We have more than 300 patients of cervix cancer treated with curative intent between 2002 and 2010 who underwent pretreatment PET and MRI studies. The details of the pretreatment assessment, histopathological data, treatment and follow-up have been prospectively collected and recorded in our institutional database. We are currently testing the hypothesis that there would be a trend of higher SUVmax with the lymph node metastases but survival will relate the level of nodal metastases and only in node negative patients SUVmax may have a significant prognostic role in stratifying patients over tumour volume and the FIGO stage of the disease.
As a pilot study to test this hypothesis, we randomly selected cervix cancer patients from 4 different categories thought to increasingly have poor prognosis. (n=16)
- Small primary and negative nodes
- Small primary with positive nodes
- Large primary with negative nodes
- Large primary with positive nodes
|Patient||FIGO||SUV||MRIVol||No + nodes||Highest Involved node||SUV Max||Relapse & Follow up|
|11$||1B||14.5||100||0||PA, D||Dead (tumour)||513|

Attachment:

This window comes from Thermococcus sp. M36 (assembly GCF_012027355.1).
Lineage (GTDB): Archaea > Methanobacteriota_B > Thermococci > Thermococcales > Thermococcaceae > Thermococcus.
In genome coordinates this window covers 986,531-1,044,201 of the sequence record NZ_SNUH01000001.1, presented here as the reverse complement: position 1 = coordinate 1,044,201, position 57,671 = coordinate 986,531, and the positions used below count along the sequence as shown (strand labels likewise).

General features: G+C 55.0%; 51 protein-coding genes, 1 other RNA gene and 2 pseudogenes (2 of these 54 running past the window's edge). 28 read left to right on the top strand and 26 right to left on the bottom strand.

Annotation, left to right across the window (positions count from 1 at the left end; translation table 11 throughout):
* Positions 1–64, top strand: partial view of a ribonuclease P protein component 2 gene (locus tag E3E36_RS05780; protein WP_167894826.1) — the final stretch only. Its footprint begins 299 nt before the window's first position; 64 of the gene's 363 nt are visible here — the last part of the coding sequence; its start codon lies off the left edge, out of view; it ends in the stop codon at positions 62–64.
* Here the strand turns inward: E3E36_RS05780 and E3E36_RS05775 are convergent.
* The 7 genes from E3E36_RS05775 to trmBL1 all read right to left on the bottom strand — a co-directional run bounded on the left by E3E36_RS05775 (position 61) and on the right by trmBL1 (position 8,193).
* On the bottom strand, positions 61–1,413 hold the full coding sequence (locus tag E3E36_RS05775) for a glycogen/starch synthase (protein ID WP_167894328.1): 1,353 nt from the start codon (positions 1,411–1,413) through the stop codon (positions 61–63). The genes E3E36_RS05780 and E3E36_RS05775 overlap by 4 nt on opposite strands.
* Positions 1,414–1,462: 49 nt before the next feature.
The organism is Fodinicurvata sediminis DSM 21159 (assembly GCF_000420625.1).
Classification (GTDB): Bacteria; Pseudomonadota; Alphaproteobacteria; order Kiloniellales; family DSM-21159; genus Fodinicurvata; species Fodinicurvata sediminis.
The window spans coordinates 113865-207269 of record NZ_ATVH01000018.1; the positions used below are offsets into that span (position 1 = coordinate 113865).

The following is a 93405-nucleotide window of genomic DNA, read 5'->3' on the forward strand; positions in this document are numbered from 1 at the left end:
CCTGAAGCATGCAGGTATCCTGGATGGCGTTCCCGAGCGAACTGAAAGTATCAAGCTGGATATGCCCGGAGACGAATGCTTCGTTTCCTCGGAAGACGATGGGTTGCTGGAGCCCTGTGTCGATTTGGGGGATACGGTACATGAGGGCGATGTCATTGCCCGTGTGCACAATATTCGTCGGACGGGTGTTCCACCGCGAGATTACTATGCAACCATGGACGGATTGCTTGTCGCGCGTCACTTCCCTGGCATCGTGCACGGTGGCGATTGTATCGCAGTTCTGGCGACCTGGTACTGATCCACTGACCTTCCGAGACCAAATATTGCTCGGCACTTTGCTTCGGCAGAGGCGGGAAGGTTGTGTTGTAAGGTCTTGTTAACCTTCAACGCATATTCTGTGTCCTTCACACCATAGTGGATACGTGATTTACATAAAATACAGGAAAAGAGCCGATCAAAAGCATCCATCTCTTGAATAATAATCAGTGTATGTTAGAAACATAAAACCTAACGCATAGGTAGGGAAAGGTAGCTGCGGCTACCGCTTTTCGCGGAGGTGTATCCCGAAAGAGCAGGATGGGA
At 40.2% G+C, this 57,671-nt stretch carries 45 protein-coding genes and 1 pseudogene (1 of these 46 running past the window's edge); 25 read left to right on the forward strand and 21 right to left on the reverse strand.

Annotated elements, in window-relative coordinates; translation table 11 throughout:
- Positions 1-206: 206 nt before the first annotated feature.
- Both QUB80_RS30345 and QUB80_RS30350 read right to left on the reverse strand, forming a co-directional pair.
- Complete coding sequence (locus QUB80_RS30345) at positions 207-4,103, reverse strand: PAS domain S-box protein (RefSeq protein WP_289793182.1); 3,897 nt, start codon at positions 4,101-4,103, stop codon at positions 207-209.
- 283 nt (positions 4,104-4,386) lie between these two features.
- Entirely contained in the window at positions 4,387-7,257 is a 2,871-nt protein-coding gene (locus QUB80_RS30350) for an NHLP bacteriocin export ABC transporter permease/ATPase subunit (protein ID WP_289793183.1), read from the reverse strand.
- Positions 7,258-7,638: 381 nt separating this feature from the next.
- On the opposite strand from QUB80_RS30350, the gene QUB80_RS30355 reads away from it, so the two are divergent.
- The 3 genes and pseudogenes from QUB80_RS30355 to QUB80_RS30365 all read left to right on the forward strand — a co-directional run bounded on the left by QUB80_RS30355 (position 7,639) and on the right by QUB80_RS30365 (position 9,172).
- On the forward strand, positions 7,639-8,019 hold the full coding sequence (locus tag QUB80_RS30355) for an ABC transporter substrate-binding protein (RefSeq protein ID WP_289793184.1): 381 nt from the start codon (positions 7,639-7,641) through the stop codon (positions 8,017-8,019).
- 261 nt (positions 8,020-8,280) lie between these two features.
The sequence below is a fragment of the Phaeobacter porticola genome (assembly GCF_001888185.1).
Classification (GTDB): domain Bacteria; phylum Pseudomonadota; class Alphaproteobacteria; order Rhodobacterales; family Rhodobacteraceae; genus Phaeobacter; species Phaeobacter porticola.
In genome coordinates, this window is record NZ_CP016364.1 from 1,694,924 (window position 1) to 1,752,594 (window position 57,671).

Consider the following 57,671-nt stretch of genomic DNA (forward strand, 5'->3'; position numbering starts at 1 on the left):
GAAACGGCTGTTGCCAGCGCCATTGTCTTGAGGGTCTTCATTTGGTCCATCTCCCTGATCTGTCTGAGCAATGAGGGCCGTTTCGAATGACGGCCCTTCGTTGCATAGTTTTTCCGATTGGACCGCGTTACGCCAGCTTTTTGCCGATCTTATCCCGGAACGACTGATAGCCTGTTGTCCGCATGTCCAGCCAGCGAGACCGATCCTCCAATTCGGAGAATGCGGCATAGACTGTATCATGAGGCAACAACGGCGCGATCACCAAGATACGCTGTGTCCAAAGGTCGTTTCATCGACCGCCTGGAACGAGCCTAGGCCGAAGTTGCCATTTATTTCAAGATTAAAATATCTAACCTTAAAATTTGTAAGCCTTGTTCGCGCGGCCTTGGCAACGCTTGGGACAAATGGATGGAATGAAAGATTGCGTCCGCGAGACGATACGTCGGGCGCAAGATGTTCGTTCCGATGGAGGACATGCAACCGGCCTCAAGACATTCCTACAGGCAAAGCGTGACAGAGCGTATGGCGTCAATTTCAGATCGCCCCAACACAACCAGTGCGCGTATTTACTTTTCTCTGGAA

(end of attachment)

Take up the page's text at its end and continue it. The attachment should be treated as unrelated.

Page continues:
|12@||3B||26.7||84||2||Pelvic||15.5||PA, SC, D||Dead (Tumour)||1079|
PA= Para Aortic; Inf = Inferior; SC = Supraclavicular; D = Distant; P = Primary; N = Node
* = small primary, node negative; #= small primary, node positive; $ = large primary, node negative; @ = large primary, node positive
To our knowledge, most of previously published studies have attempted to relate the SUVmax of primary tumour with survival by utilizing various methods of obtaining a cutoff value that may fit their data. However, in addition to the limitation of small sample sizes and variable tumour types, no uniform value has emerged. The independent and clinically useful prognostic potential of SUVmax still remains undecided.
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Citation:Lin MY, Narayan K (2015) Pre-therapeutic (18) F-fluoro-2-deoxyglucose ((18) F-FDG) Positron Emission Tomography (PET) in Cervix Cancer: Is it a Reliable and Independent Prognostic Factor for Survival? J Nucl Med Radiol Radiat Ther 1: 001.
Copyright: © 2015 Ming Yin Lin, et al. This is an open-access article distributed under the terms of the Creative Commons Attribution License, which permits unrestricted use, distribution, and reproduction in any medium, provided the original author and source are credited.